What About Dr. Seuss?: When Children’s Books Promote Racial Stereotypes

By Tiarra Mukherjee Feb 28, 2019

March 2 is the birthday of the much beloved author Dr. Seuss (actual name Theodor Seuss Geisel). It’s also Read Across America Day, an annual event created by National Educational Association (NEA), the country’s largest literacy program. Millions of students and teachers will soon don the red and white stripes of the "Cat in the Hat" and read aloud from "Green Eggs and Ham" as part of this colorful tradition.

But as a February 26 NPR article explains, criticism about the depiction of people of color in the Swiss-born author’s books has captured mainstream attention. To describe a couple of those characters: a Chinese person (inexplicably wearing traditional Japanese shoes), replete with slashes for eyes, holds a bowl of white rice and chopsticks in "And To Think That I Saw It On Mulberry Street." And men from Africa are shown shoeless and shirtless and exoticized in "If I Ran the Zoo."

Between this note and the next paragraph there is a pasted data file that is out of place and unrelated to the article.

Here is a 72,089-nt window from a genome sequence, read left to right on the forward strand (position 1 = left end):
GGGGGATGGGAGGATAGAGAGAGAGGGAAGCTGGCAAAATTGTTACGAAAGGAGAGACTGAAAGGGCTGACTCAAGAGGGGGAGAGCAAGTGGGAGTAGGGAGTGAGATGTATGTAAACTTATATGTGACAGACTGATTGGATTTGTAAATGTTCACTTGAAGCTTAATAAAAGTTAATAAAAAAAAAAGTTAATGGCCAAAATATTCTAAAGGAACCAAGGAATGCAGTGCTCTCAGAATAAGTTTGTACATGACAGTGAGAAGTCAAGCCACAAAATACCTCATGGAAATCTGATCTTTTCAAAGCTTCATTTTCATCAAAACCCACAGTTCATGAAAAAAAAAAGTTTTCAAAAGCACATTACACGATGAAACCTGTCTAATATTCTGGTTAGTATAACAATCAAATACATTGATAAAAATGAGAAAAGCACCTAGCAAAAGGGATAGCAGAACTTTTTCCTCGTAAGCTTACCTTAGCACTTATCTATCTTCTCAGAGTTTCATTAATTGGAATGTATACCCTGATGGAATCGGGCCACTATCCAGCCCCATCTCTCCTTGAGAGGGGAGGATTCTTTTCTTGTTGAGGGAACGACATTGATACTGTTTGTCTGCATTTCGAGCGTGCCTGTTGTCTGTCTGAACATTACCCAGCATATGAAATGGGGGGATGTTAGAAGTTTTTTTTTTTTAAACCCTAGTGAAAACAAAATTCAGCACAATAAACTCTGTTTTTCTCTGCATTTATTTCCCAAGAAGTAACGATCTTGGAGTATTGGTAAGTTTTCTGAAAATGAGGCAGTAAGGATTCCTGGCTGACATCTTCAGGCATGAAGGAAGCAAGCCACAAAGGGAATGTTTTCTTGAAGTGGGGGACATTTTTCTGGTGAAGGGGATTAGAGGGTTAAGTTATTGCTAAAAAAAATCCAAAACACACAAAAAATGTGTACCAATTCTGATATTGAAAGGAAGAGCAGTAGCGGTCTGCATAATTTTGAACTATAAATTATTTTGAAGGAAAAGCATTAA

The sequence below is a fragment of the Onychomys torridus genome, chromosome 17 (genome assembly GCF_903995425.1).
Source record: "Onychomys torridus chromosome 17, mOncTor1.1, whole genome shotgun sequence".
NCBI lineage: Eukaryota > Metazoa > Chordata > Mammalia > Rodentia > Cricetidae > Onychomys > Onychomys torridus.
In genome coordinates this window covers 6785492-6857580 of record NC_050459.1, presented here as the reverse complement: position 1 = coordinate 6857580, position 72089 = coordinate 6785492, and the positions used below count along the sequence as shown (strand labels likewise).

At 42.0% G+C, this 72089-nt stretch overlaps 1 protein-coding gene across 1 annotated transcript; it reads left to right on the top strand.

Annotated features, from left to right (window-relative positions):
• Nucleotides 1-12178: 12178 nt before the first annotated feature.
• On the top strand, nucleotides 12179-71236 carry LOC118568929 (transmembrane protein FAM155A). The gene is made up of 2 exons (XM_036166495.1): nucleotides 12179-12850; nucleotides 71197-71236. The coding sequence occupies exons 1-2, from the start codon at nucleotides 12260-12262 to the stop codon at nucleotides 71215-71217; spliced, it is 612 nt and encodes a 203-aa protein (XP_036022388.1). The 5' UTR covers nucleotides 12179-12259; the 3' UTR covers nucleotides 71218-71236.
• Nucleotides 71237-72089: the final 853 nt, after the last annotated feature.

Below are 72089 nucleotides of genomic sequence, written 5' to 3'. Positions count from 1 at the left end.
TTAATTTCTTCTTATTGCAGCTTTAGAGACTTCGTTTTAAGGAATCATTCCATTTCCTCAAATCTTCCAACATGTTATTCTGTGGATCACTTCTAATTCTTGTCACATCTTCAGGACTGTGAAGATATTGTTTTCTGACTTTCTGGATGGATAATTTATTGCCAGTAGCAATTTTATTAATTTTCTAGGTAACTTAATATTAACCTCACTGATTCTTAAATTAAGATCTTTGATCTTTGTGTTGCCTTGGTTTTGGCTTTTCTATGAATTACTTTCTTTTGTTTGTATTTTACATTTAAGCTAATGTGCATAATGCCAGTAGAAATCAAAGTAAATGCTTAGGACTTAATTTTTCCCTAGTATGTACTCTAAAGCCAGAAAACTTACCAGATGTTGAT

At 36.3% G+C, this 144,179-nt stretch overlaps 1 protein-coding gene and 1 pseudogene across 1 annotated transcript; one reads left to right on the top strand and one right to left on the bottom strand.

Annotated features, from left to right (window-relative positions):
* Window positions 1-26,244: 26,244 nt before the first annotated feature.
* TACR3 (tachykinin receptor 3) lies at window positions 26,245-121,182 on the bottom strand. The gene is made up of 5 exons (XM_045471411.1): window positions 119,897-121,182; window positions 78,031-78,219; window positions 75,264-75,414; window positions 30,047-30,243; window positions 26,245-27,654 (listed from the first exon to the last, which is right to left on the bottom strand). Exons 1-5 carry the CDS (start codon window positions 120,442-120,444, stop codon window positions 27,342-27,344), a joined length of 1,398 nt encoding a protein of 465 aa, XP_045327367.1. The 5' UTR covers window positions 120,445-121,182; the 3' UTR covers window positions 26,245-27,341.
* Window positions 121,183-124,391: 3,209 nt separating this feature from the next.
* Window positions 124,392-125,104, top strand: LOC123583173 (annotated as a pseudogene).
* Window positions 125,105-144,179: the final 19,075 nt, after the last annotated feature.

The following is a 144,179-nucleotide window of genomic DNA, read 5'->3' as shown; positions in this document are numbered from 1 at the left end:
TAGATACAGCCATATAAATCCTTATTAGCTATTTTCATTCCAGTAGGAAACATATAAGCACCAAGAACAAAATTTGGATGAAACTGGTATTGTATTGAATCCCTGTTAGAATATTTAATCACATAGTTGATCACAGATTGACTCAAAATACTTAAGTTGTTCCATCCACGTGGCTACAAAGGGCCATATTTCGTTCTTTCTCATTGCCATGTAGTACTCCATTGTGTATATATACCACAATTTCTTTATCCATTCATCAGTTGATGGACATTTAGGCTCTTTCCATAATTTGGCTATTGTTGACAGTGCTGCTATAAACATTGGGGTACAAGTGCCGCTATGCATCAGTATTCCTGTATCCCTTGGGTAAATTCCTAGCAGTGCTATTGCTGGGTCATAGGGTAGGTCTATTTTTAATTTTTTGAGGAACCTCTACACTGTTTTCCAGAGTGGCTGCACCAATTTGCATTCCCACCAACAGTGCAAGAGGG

There has been some change: Read Across America is no longer synonymous with an uncritical celebration of Seuss’ work; in 2017 NEA rebranded the program, backing away from Seuss books. The same year, the NEA began highlighting more books by and about people of color on its website.

As NPR notes, only 2 percent of the human characters in Seuss’ books are people of color, and those depictions frequently devolve into racist caricature. Toddlers are the primary audience for his books, and research shows that by the tender age of 3, children begin to form racial biases that can become fixed by the age of 7. For this reason, the world of Seuss may have a disproportionate impact on race relations for future generations. And with more than 650 of his books in circulation, these troubling images are like the Cat in the Hat: they keep on coming back.
rntRead the full story on NPR.